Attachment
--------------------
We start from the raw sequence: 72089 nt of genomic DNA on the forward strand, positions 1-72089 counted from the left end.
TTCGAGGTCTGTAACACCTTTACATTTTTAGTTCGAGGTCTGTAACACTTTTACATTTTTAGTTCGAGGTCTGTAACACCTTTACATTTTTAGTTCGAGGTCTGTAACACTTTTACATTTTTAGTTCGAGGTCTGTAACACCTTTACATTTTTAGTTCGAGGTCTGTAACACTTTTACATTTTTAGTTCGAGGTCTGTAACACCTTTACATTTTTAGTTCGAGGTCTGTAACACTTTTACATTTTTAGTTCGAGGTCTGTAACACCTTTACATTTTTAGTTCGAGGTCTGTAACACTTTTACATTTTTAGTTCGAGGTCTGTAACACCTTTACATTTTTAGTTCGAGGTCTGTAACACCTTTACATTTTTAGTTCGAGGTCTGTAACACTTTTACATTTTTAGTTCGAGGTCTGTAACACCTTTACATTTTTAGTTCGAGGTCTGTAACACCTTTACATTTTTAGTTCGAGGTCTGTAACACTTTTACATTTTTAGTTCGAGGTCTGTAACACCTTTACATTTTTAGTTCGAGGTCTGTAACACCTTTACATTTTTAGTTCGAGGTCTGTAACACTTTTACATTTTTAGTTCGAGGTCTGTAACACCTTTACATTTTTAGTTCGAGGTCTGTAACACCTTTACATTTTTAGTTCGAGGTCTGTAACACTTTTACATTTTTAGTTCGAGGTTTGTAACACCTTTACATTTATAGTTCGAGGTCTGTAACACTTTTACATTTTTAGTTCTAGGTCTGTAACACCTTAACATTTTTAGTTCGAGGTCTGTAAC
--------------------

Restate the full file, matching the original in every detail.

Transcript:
We start from the raw sequence: 72089 nt of genomic DNA on the forward strand, positions 1-72089 counted from the left end.
TTCGAGGTCTGTAACACCTTTACATTTTTAGTTCGAGGTCTGTAACACTTTTACATTTTTAGTTCGAGGTCTGTAACACCTTTACATTTTTAGTTCGAGGTCTGTAACACTTTTACATTTTTAGTTCGAGGTCTGTAACACCTTTACATTTTTAGTTCGAGGTCTGTAACACTTTTACATTTTTAGTTCGAGGTCTGTAACACCTTTACATTTTTAGTTCGAGGTCTGTAACACTTTTACATTTTTAGTTCGAGGTCTGTAACACCTTTACATTTTTAGTTCGAGGTCTGTAACACTTTTACATTTTTAGTTCGAGGTCTGTAACACCTTTACATTTTTAGTTCGAGGTCTGTAACACCTTTACATTTTTAGTTCGAGGTCTGTAACACTTTTACATTTTTAGTTCGAGGTCTGTAACACCTTTACATTTTTAGTTCGAGGTCTGTAACACCTTTACATTTTTAGTTCGAGGTCTGTAACACTTTTACATTTTTAGTTCGAGGTCTGTAACACCTTTACATTTTTAGTTCGAGGTCTGTAACACCTTTACATTTTTAGTTCGAGGTCTGTAACACTTTTACATTTTTAGTTCGAGGTCTGTAACACCTTTACATTTTTAGTTCGAGGTCTGTAACACCTTTACATTTTTAGTTCGAGGTCTGTAACACTTTTACATTTTTAGTTCGAGGTTTGTAACACCTTTACATTTATAGTTCGAGGTCTGTAACACTTTTACATTTTTAGTTCTAGGTCTGTAACACCTTAACATTTTTAGTTCGAGGTCTGTAAC